Despite a major lineup change, Fleetwood Mac presents a more unified front

From left, Christine McVie, Stevie Nicks and John McVie.
Illustration: Charles Sykes / AP Photo
Annie Zaleski

Back in April, Fleetwood Mac’s 50th anniversary celebration got off to a controversial start, with the dramatic departure of longtime guitarist/singer/songwriter Lindsey Buckingham. Accounts vary as to what happened, although the end result is that the Rock and Roll Hall of Famers recruited two new members for their current world tour: Tom Petty & The Heartbreakers guitarist Mike Campbell, a longtime friend and collaborator of Stevie Nicks, and Crowded House frontman Neil Finn.

Although the Buckingham-less lineup is a contentious subject—especially online, the #TeamLindsey contingent is vociferous—the new-look Mac put on an exuberant and entertaining show in Cleveland, Ohio, back in late October. Fresh off a lengthy solo arena tour, Nicks felt like the band’s de facto leader, between her nuggets of witty banter and dramatic performances—highlighted by a witchy, shimmering “Gold Dust Woman” and a script-flipping lead vocal turn on “Black Magic Woman,” transforming the song into an empowered feminist anthem.

Campbell fit in seamlessly, adding hypnotic electric rave-up riffing to “Oh Well” and whimsical marxophone to “Gypsy.” And although Finn might have been perceived initially as the wild card addition, his voice was strong and mellifluous, in particular on a boisterous “Second Hand News” and live rarity “Monday Morning,” and appropriately delicate on a moving take on Crowded House’s “Don’t Dream It’s Over.”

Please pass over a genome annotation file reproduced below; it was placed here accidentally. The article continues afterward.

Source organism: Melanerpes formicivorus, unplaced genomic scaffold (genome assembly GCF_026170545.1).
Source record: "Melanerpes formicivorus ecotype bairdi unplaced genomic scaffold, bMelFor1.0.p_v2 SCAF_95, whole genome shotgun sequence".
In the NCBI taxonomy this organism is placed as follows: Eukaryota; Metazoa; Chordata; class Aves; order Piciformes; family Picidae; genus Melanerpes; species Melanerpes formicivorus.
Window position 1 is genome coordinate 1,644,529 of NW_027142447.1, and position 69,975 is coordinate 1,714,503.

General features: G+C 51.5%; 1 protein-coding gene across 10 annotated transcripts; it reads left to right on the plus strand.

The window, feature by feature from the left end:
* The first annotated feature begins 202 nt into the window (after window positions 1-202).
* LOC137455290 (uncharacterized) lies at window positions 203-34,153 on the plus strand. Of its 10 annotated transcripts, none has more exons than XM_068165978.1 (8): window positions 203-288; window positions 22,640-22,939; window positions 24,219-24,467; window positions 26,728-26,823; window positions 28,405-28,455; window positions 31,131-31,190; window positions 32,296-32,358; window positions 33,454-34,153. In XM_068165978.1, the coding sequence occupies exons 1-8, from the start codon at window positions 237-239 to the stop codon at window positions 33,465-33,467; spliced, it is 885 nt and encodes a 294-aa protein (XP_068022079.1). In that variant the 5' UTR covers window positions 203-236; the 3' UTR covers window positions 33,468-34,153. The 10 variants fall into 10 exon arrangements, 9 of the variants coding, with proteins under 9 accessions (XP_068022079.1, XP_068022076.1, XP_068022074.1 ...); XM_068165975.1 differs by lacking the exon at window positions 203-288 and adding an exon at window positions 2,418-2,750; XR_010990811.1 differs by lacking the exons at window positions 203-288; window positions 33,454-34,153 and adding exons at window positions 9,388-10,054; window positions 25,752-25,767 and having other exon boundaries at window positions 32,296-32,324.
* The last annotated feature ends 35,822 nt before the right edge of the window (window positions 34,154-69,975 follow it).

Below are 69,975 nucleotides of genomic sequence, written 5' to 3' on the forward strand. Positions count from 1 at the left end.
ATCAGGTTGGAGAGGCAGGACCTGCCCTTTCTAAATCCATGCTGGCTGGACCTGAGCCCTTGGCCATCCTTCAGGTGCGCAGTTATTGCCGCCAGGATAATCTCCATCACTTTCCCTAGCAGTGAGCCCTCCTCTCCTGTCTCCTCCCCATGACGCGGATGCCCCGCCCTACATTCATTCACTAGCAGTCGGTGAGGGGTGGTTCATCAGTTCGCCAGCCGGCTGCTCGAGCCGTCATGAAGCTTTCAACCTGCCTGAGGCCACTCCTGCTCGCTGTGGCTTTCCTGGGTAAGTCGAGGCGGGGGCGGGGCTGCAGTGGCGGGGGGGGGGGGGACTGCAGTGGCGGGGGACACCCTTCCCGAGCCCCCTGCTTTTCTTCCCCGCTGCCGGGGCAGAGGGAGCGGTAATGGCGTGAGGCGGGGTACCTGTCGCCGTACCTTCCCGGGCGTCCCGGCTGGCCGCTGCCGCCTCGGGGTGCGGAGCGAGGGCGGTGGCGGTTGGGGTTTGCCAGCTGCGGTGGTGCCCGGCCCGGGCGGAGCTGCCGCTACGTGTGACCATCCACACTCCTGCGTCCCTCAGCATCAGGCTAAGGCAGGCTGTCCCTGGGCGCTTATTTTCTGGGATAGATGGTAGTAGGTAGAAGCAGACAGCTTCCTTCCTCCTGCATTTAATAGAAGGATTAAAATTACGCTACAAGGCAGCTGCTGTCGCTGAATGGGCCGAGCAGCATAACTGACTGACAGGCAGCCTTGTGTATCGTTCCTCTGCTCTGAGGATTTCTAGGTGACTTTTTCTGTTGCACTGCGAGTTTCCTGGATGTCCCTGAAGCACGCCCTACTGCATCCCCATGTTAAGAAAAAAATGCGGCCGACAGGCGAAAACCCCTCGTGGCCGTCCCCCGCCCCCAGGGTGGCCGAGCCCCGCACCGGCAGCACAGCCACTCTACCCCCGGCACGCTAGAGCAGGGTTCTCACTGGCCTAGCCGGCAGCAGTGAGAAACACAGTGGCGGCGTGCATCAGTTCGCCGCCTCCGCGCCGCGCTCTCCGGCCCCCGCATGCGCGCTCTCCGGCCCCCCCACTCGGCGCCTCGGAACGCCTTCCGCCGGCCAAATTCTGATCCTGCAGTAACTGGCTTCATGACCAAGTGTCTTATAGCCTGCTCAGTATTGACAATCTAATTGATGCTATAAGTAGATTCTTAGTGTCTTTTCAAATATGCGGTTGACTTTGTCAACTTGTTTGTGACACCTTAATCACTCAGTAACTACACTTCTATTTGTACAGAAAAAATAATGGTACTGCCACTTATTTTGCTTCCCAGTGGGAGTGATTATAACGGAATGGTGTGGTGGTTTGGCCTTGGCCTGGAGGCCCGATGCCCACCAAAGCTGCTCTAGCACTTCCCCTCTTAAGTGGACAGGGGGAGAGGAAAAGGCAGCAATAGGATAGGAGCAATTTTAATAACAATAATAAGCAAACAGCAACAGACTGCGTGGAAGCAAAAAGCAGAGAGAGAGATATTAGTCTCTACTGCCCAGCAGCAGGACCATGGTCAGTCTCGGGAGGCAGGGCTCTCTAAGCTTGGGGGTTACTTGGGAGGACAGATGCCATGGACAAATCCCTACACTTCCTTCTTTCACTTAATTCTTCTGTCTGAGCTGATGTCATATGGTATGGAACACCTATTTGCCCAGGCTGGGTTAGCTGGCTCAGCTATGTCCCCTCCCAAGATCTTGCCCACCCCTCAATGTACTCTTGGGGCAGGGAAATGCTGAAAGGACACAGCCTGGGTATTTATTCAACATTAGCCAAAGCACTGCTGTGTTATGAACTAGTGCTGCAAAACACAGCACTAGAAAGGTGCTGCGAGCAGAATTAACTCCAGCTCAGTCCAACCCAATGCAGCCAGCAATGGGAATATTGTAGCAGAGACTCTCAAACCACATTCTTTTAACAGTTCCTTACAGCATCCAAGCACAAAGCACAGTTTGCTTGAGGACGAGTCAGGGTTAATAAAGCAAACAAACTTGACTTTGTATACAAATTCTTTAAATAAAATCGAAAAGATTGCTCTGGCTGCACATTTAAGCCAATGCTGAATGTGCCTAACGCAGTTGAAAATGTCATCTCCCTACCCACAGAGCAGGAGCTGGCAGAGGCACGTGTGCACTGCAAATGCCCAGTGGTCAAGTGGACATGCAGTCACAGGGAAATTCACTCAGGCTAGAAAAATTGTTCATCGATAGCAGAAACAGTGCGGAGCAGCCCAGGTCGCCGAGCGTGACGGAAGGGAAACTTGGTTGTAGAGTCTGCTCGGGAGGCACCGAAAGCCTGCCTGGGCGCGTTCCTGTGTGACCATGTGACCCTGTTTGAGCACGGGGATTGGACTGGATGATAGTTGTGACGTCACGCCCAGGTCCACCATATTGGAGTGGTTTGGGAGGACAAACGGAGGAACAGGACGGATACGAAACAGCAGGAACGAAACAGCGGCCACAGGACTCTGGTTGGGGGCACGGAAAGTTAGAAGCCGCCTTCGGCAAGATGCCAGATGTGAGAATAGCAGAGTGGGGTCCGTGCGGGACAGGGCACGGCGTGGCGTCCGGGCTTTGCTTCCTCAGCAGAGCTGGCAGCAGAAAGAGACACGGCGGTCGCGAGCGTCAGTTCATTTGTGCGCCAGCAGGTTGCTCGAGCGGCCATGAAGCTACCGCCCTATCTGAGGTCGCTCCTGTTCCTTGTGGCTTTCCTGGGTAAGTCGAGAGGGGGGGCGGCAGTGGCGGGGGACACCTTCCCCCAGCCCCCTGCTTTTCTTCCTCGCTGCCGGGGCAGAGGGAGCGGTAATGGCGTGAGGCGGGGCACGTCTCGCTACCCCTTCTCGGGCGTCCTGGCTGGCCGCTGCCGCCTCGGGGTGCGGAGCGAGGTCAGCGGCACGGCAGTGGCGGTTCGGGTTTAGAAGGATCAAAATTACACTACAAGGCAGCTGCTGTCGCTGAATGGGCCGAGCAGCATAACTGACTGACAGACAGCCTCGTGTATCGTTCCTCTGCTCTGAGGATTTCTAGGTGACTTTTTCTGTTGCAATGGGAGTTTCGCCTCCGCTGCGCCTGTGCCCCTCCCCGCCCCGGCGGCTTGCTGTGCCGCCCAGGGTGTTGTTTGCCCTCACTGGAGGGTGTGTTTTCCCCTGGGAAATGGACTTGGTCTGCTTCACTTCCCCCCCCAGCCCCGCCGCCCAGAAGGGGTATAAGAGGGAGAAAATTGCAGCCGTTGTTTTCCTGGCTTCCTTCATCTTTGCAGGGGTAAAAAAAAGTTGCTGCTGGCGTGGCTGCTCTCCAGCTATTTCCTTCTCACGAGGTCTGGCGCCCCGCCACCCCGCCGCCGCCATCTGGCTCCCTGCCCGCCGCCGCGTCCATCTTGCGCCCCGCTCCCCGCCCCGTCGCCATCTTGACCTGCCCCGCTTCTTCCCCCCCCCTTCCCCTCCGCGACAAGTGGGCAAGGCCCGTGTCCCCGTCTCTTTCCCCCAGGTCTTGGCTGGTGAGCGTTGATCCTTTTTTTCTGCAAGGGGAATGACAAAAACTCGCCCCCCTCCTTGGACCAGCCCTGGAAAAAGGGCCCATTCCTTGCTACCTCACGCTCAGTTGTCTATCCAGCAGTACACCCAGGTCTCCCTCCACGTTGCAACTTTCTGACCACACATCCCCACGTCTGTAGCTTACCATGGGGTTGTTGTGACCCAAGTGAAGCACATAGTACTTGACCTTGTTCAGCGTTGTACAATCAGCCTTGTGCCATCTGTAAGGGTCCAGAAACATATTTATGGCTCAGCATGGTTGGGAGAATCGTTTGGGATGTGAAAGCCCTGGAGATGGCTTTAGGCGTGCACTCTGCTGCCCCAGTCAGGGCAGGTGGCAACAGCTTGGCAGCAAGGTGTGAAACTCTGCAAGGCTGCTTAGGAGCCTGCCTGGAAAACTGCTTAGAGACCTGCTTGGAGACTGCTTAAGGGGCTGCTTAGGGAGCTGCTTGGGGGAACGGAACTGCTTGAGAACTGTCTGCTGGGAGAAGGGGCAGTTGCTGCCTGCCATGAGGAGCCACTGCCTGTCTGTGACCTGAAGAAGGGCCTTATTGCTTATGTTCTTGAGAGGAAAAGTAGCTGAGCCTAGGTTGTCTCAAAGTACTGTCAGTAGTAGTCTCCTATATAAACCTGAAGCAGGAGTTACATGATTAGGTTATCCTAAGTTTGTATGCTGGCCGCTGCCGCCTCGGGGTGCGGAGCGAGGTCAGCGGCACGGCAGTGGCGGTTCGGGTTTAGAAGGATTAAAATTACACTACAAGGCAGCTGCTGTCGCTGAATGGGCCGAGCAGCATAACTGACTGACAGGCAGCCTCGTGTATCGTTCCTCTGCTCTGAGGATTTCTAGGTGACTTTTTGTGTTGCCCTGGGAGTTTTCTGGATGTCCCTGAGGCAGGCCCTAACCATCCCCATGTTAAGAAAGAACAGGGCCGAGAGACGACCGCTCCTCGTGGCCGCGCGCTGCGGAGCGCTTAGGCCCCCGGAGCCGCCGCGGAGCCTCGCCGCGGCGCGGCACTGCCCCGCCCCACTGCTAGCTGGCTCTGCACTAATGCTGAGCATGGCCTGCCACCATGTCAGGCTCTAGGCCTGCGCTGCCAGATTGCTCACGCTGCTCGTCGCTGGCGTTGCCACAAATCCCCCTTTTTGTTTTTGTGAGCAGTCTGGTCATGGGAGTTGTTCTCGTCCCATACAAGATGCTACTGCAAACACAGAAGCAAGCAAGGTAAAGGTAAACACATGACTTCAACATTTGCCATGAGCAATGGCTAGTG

Conventional wisdom about Fleetwood Mac is that residual relationship drama underlines fascination with the band—that the long-ago Nicks and Buckingham romantic union and uncoupling (and, to a lesser extent, Christine and John McVie’s marriage and divorce) offer occasional moments of lingering tension. With Buckingham no longer in the lineup, however, what became clearer is that unity—and, more specifically, sisterhood and brotherhood—actually explains the band’s enduring appeal.

That was evident in the lighthearted mood of the concert. Fleetwood Mac is a reliably excellent and well-rehearsed live act, but there was a lightness and joy to the Cleveland show that’s been absent from previous tours. That vibe also highlighted the strength of drummer Mick Fleetwood’s longtime creative partnership with bassist John McVie: The two have been playing together in the band since its 1967 inception, and the forceful rhythmic underbelly they produce remains one of Fleetwood Mac’s biggest advantages.

But the special bond between Christine McVie and Stevie Nicks especially had its time to shine. Not only does the merchandise on this tour include a T-shirt with their visages accompanied by the word “Sisterhood,” but these particular song arrangements felt geared toward the pair’s gifts. The sighing chorus of “Rhiannon” was as gorgeous as a placid lake at sunrise, and as the ’80s chestnut “Everywhere” crested, Nicks added pin-prick harmonies.

On certain shows on the tour, the night ends with both women front and center dueting on “All Over Again,” a tune about letting go, from 1995’s Time. The song choice feels poetic, as it’s a powerful gesture of solidarity that positions Nicks and McVie as a unified front. But “All Over Again” also entirely fits with the tour’s theme. With this new lineup and renewed musical vigor, Fleetwood Mac are shedding old expectations and misconceptions, and letting other parts of their legacy shine.

FLEETWOOD MAC November 30, 8 p.m., $70-$230. T-Mobile Arena, 702-692-1600.

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